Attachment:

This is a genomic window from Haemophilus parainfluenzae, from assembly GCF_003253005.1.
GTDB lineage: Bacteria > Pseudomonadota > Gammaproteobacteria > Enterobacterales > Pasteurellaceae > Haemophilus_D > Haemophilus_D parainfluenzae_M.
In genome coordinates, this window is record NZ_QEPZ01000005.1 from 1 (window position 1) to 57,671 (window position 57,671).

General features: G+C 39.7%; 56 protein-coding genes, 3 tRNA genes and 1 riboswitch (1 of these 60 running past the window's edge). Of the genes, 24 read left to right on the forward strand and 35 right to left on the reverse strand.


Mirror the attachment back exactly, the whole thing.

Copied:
This is a genomic window from Haemophilus parainfluenzae, from assembly GCF_003253005.1.
GTDB lineage: Bacteria > Pseudomonadota > Gammaproteobacteria > Enterobacterales > Pasteurellaceae > Haemophilus_D > Haemophilus_D parainfluenzae_M.
In genome coordinates, this window is record NZ_QEPZ01000005.1 from 1 (window position 1) to 57,671 (window position 57,671).

General features: G+C 39.7%; 56 protein-coding genes, 3 tRNA genes and 1 riboswitch (1 of these 60 running past the window's edge). Of the genes, 24 read left to right on the forward strand and 35 right to left on the reverse strand.